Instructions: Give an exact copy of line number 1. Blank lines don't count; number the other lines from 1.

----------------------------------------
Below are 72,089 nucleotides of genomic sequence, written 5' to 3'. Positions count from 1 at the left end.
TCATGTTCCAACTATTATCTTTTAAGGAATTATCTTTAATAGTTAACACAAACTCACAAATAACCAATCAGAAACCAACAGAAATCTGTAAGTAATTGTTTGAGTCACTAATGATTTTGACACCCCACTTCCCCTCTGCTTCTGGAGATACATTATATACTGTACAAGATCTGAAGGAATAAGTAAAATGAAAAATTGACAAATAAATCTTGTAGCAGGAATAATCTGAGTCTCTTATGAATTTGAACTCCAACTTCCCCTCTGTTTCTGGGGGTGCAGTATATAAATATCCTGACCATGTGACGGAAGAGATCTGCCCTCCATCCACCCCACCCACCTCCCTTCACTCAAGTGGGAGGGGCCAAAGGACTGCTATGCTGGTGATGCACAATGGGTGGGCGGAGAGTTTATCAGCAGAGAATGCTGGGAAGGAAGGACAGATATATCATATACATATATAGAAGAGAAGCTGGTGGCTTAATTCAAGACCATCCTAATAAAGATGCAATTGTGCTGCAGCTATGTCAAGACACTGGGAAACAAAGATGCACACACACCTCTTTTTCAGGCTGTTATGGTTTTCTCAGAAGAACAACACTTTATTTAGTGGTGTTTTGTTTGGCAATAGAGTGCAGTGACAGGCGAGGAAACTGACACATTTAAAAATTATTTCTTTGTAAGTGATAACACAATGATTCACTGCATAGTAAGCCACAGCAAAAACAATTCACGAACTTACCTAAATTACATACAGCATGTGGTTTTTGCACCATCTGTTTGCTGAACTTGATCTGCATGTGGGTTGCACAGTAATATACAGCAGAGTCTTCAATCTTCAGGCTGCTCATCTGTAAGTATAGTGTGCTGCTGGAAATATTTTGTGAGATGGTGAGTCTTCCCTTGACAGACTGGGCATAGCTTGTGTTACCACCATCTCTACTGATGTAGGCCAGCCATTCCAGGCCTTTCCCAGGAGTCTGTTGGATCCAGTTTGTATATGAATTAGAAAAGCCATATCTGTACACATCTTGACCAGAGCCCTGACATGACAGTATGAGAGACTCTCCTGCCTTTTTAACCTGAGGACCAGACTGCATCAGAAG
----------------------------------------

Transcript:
Below are 72,089 nucleotides of genomic sequence, written 5' to 3'. Positions count from 1 at the left end.